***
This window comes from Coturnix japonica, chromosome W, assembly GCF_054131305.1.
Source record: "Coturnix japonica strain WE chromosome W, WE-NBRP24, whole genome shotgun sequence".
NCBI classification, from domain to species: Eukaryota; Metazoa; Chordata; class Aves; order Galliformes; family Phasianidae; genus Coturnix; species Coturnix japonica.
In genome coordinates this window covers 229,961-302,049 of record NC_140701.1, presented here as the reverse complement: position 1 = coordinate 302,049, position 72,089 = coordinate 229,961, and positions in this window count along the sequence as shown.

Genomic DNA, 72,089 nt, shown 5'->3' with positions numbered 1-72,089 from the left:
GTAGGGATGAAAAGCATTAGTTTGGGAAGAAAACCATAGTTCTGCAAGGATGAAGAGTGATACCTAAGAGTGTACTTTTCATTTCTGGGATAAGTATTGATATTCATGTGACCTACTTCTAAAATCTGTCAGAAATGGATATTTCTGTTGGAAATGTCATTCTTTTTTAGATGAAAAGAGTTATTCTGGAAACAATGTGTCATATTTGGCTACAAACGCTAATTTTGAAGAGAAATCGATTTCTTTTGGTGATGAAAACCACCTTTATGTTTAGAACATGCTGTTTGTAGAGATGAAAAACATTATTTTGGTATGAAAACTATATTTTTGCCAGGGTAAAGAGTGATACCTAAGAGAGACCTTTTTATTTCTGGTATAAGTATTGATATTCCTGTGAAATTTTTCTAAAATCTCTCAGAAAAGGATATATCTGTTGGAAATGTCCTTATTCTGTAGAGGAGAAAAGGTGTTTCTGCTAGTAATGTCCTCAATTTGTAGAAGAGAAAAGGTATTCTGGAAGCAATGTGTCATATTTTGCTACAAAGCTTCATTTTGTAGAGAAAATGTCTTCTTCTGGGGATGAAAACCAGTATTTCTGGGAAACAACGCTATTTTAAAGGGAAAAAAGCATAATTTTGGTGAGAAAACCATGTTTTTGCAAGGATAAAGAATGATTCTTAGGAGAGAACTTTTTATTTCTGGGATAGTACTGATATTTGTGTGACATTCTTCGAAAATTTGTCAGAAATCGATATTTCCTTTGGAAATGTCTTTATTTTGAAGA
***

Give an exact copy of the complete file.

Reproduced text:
This window comes from Coturnix japonica, chromosome W, assembly GCF_054131305.1.
Source record: "Coturnix japonica strain WE chromosome W, WE-NBRP24, whole genome shotgun sequence".
NCBI classification, from domain to species: Eukaryota; Metazoa; Chordata; class Aves; order Galliformes; family Phasianidae; genus Coturnix; species Coturnix japonica.
In genome coordinates this window covers 229,961-302,049 of record NC_140701.1, presented here as the reverse complement: position 1 = coordinate 302,049, position 72,089 = coordinate 229,961, and positions in this window count along the sequence as shown.

Genomic DNA, 72,089 nt, shown 5'->3' with positions numbered 1-72,089 from the left:
GTAGGGATGAAAAGCATTAGTTTGGGAAGAAAACCATAGTTCTGCAAGGATGAAGAGTGATACCTAAGAGTGTACTTTTCATTTCTGGGATAAGTATTGATATTCATGTGACCTACTTCTAAAATCTGTCAGAAATGGATATTTCTGTTGGAAATGTCATTCTTTTTTAGATGAAAAGAGTTATTCTGGAAACAATGTGTCATATTTGGCTACAAACGCTAATTTTGAAGAGAAATCGATTTCTTTTGGTGATGAAAACCACCTTTATGTTTAGAACATGCTGTTTGTAGAGATGAAAAACATTATTTTGGTATGAAAACTATATTTTTGCCAGGGTAAAGAGTGATACCTAAGAGAGACCTTTTTATTTCTGGTATAAGTATTGATATTCCTGTGAAATTTTTCTAAAATCTCTCAGAAAAGGATATATCTGTTGGAAATGTCCTTATTCTGTAGAGGAGAAAAGGTGTTTCTGCTAGTAATGTCCTCAATTTGTAGAAGAGAAAAGGTATTCTGGAAGCAATGTGTCATATTTTGCTACAAAGCTTCATTTTGTAGAGAAAATGTCTTCTTCTGGGGATGAAAACCAGTATTTCTGGGAAACAACGCTATTTTAAAGGGAAAAAAGCATAATTTTGGTGAGAAAACCATGTTTTTGCAAGGATAAAGAATGATTCTTAGGAGAGAACTTTTTATTTCTGGGATAGTACTGATATTTGTGTGACATTCTTCGAAAATTTGTCAGAAATCGATATTTCCTTTGGAAATGTCTTTATTTTGAAGA